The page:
A Technology of Everything – Part 1: A Magical Science Experiment

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This blogpost was also published on LessWrong

The Pledge

Any idea that can be conceived can be realized. Every conceivable notion has potential for existence. Arthur C. Clarke, in his 1962 piece, ‘Profiles of the Future,’ presented three principles. Despite the third being the most well-known, all three warrant acknowledgement. These “laws” communicate Clarke’s viewpoints on technology and future forecasting:

1. “When a distinguished but elderly scientist states that something is possible, he is almost certainly right. When he states that something is impossible, he is very probably wrong.” The idea behind this law is that established scientists can sometimes be too tied to existing paradigms to see the potential of new technologies or theories.

2. “The only way of discovering the limits of the possible is to venture a little way past them into the impossible.” This law encourages pushing the boundaries of what is known and understood, suggesting that progress often comes from daring to explore beyond established limits.

3. “Any sufficiently advanced technology is indistinguishable from magic.” This law suggests that advanced technology, beyond the observer’s understanding, will appear as magic because the observer doesn’t understand the principles behind its operation.

The laws are profound, they include three components that will be crucial to understand in how we come from Clarkes third law to this one:

The engineers first conjecture: What can be realized will be.

Clarke’s laws offer a shrewd interpretation of how language can create barriers instead of opportunities. These concepts can be summarized as follows:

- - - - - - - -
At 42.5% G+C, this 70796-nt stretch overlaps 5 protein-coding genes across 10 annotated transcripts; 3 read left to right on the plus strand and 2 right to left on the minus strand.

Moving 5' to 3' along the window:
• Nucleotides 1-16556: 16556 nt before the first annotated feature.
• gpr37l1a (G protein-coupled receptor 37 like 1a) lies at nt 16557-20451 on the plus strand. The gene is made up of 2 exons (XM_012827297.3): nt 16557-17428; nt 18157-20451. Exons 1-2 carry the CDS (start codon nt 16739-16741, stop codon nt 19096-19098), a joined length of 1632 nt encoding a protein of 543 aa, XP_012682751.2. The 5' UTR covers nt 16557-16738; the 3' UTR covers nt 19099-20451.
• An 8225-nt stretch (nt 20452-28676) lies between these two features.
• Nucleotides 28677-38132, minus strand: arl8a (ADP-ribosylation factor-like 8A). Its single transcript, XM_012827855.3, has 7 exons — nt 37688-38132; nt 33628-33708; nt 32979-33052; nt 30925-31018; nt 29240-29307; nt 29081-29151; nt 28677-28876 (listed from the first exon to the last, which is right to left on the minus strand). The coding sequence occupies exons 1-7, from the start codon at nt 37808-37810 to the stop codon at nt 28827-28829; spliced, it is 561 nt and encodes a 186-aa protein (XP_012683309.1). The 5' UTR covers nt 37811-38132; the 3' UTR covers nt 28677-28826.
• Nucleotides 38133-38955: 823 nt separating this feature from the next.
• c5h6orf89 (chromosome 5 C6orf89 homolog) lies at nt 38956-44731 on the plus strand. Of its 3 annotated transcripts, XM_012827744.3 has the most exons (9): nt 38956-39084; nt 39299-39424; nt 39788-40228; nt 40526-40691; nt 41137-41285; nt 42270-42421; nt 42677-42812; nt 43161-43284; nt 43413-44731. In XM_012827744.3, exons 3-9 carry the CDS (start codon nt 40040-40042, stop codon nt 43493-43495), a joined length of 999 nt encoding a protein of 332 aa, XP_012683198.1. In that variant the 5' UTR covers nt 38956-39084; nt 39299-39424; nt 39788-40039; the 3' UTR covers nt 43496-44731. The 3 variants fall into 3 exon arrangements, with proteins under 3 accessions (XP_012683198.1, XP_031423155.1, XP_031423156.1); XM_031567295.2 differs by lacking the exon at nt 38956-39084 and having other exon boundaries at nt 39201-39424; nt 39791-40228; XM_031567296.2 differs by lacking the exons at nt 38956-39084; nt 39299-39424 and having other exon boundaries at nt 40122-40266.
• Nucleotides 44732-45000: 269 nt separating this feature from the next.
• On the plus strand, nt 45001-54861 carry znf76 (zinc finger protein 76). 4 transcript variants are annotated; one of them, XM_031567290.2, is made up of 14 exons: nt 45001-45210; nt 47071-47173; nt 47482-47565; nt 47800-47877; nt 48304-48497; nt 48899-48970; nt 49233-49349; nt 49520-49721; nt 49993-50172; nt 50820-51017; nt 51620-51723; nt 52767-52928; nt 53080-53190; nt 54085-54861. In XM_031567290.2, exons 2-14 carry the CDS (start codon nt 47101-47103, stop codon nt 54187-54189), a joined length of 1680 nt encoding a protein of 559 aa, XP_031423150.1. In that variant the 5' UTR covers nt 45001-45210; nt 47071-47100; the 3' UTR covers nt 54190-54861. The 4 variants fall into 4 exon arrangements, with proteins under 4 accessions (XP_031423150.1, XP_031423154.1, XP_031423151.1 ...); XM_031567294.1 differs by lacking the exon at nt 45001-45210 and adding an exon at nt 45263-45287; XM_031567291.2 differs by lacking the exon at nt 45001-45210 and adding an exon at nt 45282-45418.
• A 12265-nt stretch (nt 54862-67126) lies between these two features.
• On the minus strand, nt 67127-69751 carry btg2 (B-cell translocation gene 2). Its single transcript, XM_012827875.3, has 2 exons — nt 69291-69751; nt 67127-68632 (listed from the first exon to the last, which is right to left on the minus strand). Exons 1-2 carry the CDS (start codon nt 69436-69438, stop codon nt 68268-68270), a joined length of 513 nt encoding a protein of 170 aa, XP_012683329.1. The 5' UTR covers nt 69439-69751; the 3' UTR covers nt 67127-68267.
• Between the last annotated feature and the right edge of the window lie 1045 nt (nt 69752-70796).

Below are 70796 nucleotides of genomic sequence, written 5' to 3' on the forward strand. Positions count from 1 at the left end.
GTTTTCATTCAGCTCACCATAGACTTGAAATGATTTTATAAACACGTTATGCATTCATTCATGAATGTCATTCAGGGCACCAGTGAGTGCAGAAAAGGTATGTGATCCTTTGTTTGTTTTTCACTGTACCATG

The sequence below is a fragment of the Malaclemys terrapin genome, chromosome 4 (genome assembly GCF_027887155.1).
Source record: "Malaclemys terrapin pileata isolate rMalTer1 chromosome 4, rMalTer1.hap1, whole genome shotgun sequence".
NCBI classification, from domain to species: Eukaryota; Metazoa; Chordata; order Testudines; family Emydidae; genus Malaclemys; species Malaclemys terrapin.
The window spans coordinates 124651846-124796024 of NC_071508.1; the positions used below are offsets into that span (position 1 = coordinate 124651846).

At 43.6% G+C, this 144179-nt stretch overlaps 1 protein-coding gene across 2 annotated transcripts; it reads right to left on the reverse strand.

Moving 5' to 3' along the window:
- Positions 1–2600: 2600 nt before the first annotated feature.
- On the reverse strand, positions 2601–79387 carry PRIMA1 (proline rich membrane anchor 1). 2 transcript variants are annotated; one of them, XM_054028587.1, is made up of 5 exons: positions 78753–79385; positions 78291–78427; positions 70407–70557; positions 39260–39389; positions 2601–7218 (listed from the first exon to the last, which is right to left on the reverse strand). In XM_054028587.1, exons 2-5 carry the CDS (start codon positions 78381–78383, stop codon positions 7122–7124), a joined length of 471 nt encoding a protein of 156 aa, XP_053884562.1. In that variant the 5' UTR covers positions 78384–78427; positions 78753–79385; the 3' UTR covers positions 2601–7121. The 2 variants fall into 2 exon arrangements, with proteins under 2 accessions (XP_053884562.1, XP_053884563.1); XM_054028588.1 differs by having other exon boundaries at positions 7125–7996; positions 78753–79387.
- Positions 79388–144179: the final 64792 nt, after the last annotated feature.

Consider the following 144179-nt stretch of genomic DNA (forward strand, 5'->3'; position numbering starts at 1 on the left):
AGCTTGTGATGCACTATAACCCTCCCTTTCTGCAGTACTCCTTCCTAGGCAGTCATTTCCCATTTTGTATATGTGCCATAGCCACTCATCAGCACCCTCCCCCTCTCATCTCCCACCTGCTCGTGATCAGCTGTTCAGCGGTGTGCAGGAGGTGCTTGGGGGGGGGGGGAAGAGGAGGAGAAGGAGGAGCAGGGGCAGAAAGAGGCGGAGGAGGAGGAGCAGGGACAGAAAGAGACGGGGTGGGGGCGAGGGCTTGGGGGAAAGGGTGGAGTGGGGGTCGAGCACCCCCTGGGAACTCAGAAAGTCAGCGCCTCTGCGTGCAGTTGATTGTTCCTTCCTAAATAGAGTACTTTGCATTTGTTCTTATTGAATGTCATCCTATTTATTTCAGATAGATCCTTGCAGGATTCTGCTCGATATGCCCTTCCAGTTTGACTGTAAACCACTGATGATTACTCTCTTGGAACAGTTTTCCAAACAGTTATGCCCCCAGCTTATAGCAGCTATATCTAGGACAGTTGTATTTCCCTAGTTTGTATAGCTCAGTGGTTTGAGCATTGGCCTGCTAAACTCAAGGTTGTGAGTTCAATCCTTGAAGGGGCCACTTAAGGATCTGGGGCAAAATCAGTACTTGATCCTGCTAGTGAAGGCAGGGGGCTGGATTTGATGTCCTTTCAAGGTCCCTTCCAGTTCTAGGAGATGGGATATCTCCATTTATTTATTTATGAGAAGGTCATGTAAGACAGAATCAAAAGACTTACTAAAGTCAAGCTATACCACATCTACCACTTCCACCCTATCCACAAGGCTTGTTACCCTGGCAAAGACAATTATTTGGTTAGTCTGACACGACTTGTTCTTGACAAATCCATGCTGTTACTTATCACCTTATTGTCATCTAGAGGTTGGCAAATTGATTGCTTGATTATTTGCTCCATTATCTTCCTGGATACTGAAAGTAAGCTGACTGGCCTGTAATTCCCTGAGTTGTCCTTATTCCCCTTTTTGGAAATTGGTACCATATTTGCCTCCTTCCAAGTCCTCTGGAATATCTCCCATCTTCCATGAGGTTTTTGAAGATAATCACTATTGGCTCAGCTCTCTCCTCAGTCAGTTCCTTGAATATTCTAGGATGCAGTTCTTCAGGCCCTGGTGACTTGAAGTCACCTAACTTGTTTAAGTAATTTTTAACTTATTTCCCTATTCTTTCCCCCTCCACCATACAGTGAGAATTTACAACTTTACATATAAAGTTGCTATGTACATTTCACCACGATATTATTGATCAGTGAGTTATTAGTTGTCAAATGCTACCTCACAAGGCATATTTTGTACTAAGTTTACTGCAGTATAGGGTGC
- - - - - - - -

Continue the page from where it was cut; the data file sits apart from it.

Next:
1.Always trust observers asserting possibilities over those declaring impossibilities.

2.The realm of possibilities naturally expands as observers navigate it.

3.Observers who do not comprehend something should always append a ‘yet’.

Now, let’s envision a universe where natural laws coexist with those that appear supernatural. Along this journey, I will demonstrate that Fantasy and Science Fiction—two literary genres often considered distinct—could be viewed as derivatives of the same origin.

Ultimately, I will propose how artificial intelligence stands on the verge of reintroducing genuine magic into our 21st-century world.

First lets hear what our overlady (ChatGPT) has to say about magic:

Magic, in its broadest sense, refers to the use of supernatural forces or entities to affect natural events. Its origins in human history are as old as recorded civilization itself, and magic has been a significant aspect of various cultures worldwide.

Ancient Egyptians, for instance, practiced Heka, a system of magic believed to be a divine force utilized by the gods. Similarly, magic was integral to ancient Greek and Roman societies, with individuals using various magical spells, charms, and amulets for protection, healing, and harm. Celtic druids, Scandinavian practitioners, African witch doctors, and Native American shamans all incorporated elements of magic into their rituals and practices.